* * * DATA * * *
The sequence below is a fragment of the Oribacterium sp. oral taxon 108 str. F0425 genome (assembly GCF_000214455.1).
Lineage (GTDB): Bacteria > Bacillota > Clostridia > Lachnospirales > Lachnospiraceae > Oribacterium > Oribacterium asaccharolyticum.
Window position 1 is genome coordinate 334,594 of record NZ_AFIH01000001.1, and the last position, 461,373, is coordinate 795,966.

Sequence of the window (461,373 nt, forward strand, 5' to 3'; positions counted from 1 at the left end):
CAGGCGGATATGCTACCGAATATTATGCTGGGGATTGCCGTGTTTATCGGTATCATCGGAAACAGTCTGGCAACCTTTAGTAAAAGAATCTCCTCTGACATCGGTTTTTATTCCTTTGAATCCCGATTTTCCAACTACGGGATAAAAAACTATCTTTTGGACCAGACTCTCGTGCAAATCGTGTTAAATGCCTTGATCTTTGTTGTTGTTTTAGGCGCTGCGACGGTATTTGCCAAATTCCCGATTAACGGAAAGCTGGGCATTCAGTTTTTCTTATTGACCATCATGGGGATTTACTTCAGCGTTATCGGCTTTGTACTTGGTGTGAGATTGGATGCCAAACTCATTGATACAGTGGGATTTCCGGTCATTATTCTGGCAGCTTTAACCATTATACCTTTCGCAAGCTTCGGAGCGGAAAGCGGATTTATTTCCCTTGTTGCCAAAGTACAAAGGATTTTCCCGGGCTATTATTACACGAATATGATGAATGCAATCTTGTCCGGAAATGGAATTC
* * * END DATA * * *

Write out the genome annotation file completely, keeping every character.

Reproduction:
The sequence below is a fragment of the Oribacterium sp. oral taxon 108 str. F0425 genome (assembly GCF_000214455.1).
Lineage (GTDB): Bacteria > Bacillota > Clostridia > Lachnospirales > Lachnospiraceae > Oribacterium > Oribacterium asaccharolyticum.
Window position 1 is genome coordinate 334,594 of record NZ_AFIH01000001.1, and the last position, 461,373, is coordinate 795,966.

Sequence of the window (461,373 nt, forward strand, 5' to 3'; positions counted from 1 at the left end):
CAGGCGGATATGCTACCGAATATTATGCTGGGGATTGCCGTGTTTATCGGTATCATCGGAAACAGTCTGGCAACCTTTAGTAAAAGAATCTCCTCTGACATCGGTTTTTATTCCTTTGAATCCCGATTTTCCAACTACGGGATAAAAAACTATCTTTTGGACCAGACTCTCGTGCAAATCGTGTTAAATGCCTTGATCTTTGTTGTTGTTTTAGGCGCTGCGACGGTATTTGCCAAATTCCCGATTAACGGAAAGCTGGGCATTCAGTTTTTCTTATTGACCATCATGGGGATTTACTTCAGCGTTATCGGCTTTGTACTTGGTGTGAGATTGGATGCCAAACTCATTGATACAGTGGGATTTCCGGTCATTATTCTGGCAGCTTTAACCATTATACCTTTCGCAAGCTTCGGAGCGGAAAGCGGATTTATTTCCCTTGTTGCCAAAGTACAAAGGATTTTCCCGGGCTATTATTACACGAATATGATGAATGCAATCTTGTCCGGAAATGGAATTC